World Communion of Reformed Churches
12 June 2012
Reformed church leaders in Nigeria are asking for prayers in the wake of attacks on Christian congregations in the central and north-eastern regions of the country.
“We ask for prayers and encouragement,” says Peter Aya, General Secretary of the Evangelical Reformed Church of Christ (ERCC).
Aya made the request in a message received yesterday by the World Communion of Reformed Churches (WCRC) at its offices in Geneva, Switzerland. A second request for prayers arrived from the United Church of Christ in Nigeria (HEKAN) late in the day.
The HEKAN and ERCC churches, with congregations in the troubled region, are the most affected of the six Nigerian WCRC member churches.
The calls for prayers follow attacks on congregations in the Nigerian cities of Jos and Biu on Sunday that, according to some reports, left at least 10 people dead and many more wounded.
In responding to the appeals, WCRC’s general secretary, Setri Nyomi, says he is outraged at the way sects like Boko Haram use religion to destroy communities and cause senseless loss of life.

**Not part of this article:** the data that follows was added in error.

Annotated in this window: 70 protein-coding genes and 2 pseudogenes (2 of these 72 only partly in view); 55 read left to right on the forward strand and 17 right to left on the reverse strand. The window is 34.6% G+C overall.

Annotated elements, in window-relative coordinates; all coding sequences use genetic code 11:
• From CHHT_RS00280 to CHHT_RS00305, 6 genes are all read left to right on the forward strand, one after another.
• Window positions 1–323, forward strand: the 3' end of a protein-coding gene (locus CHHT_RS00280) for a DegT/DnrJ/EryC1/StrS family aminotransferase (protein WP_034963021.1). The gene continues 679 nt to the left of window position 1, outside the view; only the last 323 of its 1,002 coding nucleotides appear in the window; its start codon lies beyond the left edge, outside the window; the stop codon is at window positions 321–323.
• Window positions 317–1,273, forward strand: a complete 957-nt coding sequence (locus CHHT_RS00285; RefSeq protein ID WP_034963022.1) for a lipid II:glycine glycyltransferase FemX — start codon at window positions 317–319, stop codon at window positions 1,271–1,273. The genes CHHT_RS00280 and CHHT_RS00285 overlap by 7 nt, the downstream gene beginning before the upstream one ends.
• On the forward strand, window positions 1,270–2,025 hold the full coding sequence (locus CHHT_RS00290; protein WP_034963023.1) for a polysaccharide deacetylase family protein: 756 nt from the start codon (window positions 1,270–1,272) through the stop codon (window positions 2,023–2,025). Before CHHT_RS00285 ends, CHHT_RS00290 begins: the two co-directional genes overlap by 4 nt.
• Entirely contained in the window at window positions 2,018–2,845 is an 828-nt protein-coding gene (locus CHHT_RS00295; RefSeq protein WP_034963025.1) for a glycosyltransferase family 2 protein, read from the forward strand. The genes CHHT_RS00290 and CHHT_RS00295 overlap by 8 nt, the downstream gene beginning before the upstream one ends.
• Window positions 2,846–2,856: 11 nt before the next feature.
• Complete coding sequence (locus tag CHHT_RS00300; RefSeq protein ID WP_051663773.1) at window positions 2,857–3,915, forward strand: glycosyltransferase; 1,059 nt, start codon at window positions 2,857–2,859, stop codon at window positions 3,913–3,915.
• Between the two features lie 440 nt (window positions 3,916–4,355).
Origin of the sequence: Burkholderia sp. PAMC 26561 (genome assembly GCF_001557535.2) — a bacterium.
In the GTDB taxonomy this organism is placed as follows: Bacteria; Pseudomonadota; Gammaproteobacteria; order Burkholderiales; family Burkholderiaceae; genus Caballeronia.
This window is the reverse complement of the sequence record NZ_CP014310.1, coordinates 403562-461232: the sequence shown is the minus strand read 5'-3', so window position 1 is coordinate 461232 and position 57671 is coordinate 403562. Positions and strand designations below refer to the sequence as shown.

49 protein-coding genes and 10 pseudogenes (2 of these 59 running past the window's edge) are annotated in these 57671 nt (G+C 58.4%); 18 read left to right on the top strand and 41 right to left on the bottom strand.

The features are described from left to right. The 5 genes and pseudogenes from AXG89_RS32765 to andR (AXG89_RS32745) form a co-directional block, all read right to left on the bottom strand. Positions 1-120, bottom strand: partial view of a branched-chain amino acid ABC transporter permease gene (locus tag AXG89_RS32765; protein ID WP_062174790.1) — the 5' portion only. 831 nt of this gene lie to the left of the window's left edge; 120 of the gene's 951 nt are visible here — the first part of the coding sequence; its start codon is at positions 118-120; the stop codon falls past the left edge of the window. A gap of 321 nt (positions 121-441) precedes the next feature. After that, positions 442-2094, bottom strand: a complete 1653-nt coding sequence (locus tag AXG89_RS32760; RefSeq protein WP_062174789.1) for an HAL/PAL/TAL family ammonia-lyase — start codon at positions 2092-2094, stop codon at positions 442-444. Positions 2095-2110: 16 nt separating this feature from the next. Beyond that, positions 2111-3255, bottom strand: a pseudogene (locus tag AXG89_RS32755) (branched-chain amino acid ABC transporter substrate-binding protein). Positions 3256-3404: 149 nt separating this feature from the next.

“Our sympathies go to the families who have lost loved ones,” says Nyomi. “We appreciate what our churches are doing to reach out to peace-loving Muslims to build harmonious communities in Nigeria. We call on all our member churches to pray for peace in the country and for wisdom in building communities for peace in these trying times.”
HEKAN’s president, Emmanuel Dziggau, says the church is seeking peaceful solutions to the problems.
“The advice I give members is to pray – not to react,” Dziggau writes in a cell phone text message sent following a peace meeting in the area.
ERCC is planning a day of prayer on Sunday, 17 June for victims of the violence. Parishes throughout the country will engage in prayer and fasting as well as raising funds for those who have lost property or belongings.
In a related initiative, the church has established a peace committee to go to the Assakio region in central Nigeria where clashes between Muslims and Christians on 1 and 2 June caused extensive property damage.
The committee was set up following a visit by church leaders to the area where Christian homes were burned and belongings looted.
“No church was burned,” Aya says. “But church property was stolen. People were really frightened and are seeking for peace.”
He adds advice from WCRC member churches on how to organize peace and reconciliation or interfaith initiative forums would be welcome.